Published November 30, 2015
MORENCI, Mich. -- A father charged with kidnapping his three missing boys fought extradition from Ohio back to Michigan on Wednesday as an army of volunteers prepared to trudge through fields, woodlands and dirt roads to search for the brothers who have not been seen since Thanksgiving.
John Skelton, a 39-year-old unemployed long-haul truck driver, sat throughout the court hearing in Toledo, Ohio, in a wheelchair covered by a green blanket, answering the judge's yes-or-no questions in a whisper. His attorney told the judge his client would fight his return to Michigan.
Skelton was arrested Tuesday on three counts of parental kidnapping, and so far, police say, the boys' father hasn't told authorities much that they can use as the search for the boys darkened. After Skelton waived extradition, the judge in Ohio set bond at $3 million and scheduled another hearing for Dec. 14.
"He's been forthcoming with some information, the credibility of which we can't verify," Morenci Police Chief Larry Weeks said Tuesday.
Weeks acknowledged police don't expect a "positive outcome" to the case after talking to Skelton over the course of the investigation.
Crews have searched parts of southern Michigan in and around Morenci, a small town of 2,000 people about 75 miles southwest of Detroit. They've also scoured hundreds of acres just south of Morenci in northwest Ohio looking for 9-year-old Andrew, 7-year-old Alexander and 5-year-old Tanner Skelton.
A similar search in Ohio was conducted a few weeks ago about 130 miles to the southeast after a mother from Howard, Ohio, her friend, 13-year-old daughter and 11-year-old son disappeared. Police say the girl was found bound and gagged in a 30-year-old unemployed tree-cutter's basement and that he led them to the dismembered bodies of the other three stuffed in a hollow tree trunk.
About 250 volunteers joined agents, police and firefighters Monday in the search, and officials said about 225 signed up Tuesday. They were told to gather again at Wednesday morning in Morenci's fire hall, the nerve center for the rescue operation.
Michelle Williams will be among them.
"I know the family -- I've known `em for years," said Williams, 45, who brought chili to the fire hall this week for volunteers. "The grandmother taught me to sew. . They're great people."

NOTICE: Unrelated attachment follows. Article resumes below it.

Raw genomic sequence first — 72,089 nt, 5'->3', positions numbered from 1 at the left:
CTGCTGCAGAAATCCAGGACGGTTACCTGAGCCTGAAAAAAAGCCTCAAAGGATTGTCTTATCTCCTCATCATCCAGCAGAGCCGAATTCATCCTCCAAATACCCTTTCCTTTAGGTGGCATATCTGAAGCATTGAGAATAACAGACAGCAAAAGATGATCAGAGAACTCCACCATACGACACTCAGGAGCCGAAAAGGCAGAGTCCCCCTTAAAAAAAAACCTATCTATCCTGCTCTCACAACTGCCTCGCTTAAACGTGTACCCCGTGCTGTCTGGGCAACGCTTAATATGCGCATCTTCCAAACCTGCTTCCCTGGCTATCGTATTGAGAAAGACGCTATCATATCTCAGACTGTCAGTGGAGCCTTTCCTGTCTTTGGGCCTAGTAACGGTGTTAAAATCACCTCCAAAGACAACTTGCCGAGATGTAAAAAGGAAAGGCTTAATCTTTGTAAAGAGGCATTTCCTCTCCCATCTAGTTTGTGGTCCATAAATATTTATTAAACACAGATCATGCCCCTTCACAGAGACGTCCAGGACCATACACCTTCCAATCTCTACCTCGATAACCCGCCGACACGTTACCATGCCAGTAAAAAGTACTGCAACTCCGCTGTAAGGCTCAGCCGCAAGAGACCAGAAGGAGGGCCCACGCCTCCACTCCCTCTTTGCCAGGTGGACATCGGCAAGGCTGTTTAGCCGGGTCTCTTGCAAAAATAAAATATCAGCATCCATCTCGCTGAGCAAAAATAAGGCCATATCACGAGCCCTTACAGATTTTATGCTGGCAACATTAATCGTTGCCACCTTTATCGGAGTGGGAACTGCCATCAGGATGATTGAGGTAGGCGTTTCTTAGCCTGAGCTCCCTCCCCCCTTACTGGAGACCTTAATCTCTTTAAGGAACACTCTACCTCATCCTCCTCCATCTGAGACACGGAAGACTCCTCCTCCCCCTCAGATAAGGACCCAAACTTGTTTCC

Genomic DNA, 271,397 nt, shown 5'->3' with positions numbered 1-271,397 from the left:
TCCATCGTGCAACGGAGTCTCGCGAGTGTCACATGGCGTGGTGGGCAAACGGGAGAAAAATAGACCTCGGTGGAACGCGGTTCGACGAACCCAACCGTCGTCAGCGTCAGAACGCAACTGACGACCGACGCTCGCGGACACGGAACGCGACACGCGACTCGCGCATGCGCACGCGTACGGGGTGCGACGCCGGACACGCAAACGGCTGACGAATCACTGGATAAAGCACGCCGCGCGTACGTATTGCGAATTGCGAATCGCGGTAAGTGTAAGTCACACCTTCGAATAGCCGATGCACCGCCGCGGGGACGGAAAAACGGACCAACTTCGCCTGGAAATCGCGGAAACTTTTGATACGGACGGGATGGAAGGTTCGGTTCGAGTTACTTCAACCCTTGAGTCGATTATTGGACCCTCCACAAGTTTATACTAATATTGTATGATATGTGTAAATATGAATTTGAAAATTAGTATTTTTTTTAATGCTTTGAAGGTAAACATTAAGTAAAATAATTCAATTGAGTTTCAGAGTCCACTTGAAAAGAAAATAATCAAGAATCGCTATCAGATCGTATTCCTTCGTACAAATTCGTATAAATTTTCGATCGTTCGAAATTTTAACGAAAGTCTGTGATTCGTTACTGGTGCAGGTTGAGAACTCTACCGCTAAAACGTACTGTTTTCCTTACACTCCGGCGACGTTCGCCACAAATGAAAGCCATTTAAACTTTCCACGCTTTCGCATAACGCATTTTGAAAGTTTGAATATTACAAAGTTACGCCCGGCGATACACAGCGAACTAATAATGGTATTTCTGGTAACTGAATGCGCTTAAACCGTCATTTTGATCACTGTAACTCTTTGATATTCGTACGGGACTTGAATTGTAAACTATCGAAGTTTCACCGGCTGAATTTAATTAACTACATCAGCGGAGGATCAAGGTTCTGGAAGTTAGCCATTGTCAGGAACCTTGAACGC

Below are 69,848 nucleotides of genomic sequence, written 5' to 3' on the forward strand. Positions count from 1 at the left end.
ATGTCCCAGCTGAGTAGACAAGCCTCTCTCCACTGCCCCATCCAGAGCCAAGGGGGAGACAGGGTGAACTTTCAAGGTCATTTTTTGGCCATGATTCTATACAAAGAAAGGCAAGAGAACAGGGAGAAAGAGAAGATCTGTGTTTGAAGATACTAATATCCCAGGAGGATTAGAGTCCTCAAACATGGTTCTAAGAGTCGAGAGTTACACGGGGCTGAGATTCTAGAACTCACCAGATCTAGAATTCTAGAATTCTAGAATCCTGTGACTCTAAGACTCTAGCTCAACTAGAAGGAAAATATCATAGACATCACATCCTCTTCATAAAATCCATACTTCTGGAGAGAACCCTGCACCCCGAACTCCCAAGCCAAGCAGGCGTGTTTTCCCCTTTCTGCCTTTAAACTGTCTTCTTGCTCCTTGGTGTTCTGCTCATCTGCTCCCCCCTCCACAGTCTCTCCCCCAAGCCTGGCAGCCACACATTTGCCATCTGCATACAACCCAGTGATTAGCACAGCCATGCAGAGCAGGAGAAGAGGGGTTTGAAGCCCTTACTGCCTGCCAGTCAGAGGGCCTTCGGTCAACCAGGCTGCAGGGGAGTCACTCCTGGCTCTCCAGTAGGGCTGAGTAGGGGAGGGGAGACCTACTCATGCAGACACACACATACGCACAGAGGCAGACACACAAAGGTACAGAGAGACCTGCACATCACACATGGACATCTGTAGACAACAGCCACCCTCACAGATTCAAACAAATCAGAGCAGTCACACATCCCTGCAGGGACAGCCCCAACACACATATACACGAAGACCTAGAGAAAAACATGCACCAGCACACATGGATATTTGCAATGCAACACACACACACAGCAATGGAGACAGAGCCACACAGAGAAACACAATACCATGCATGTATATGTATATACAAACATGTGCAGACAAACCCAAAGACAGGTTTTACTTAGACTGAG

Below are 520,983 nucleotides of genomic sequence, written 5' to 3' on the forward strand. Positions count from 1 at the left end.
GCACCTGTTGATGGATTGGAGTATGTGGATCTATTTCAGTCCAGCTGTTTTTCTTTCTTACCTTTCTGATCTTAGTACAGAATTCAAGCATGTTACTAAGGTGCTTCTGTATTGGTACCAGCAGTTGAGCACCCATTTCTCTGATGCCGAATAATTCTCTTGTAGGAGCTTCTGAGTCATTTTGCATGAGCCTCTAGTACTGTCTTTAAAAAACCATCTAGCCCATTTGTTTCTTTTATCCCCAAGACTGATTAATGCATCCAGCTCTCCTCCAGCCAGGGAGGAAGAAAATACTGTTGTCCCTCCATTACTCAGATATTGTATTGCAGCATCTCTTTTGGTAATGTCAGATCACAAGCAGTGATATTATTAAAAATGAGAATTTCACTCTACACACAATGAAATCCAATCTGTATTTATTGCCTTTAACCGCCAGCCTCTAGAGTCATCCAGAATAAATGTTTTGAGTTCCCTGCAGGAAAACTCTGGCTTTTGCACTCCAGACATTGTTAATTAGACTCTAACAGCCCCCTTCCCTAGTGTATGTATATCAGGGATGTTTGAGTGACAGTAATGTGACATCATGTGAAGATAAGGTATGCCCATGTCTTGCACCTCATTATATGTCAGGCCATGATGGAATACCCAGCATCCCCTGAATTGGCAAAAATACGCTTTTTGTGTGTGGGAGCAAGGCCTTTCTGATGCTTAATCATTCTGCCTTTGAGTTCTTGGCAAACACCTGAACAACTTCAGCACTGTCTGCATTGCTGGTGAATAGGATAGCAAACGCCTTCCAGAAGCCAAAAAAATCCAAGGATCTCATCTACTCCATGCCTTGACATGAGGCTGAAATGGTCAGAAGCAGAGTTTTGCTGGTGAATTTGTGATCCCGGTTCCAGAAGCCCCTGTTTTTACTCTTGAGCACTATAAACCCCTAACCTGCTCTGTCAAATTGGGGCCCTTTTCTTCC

Her heart sank when she learned of Skelton's arrest.
"It's just sickening. I just can't believe there's people out there that evil who would hurt their own kids," she said. "I'm still hoping that they find them and he's lied about the whole thing, because he's lied before."
Lee Ann Underhill, a Morenci resident who went to school with the children's mother, Tanya Skelton, searched for the boys between her long overnight shift at a plastics factory and a few hours' sleep. She said she knew the boys, and like others here, she said finding them is personal.
"I've been through fields, creek beds and woods," Underhill said after returning from a search Tuesday afternoon. "We're looking for anything out of the ordinary."
Another searcher, Bill Foster, said everyone in the town of 2,000 was hoping for a "Christmas miracle" and the boys' safe return.
"The search has to continue. We won't quit the search until we bring the boys home," Foster said.
Lenawee Sheriff's Department Corporal Jeff Paterson said he was part of a large group that scoured an 83-acre campsite in Ohio on Monday that's a few miles south of Morenci.
"There were three ponds, sewage lagoons, then a wooded area with a creek," he said. Several barns in the area also were searched.
He said when the terrain allows, grid searches are done, with searchers spreading out 10 feet apart and walking in the same direction. Eyes are focused on the ground at their feet.
"Do it nice and slow so you don't miss anything," he said.
Locals began combing through fields and woods Saturday, the day after the boys' mother reported them missing and the day after John Skelton tried to hang himself.
Skelton was arrested by FBI agents Tuesday afternoon following his release from a medical facility in Lucas County, Ohio. He initially told investigators he gave his sons to a female acquaintance to hand over to his estranged wife. Police say he was lying.
Tanya Skelton, 44, filed for divorce in September. A judge gave her custody of the boys, but she and John Skelton reached an agreement on visitation.
Police on Tuesday had the grim job of telling Tanya Skelton's family -- her mother, specifically -- that it was growing unlikely the children would be found alive.
Her reaction: "Imagine your worst nightmare come true," Weeks said. "How would you respond?"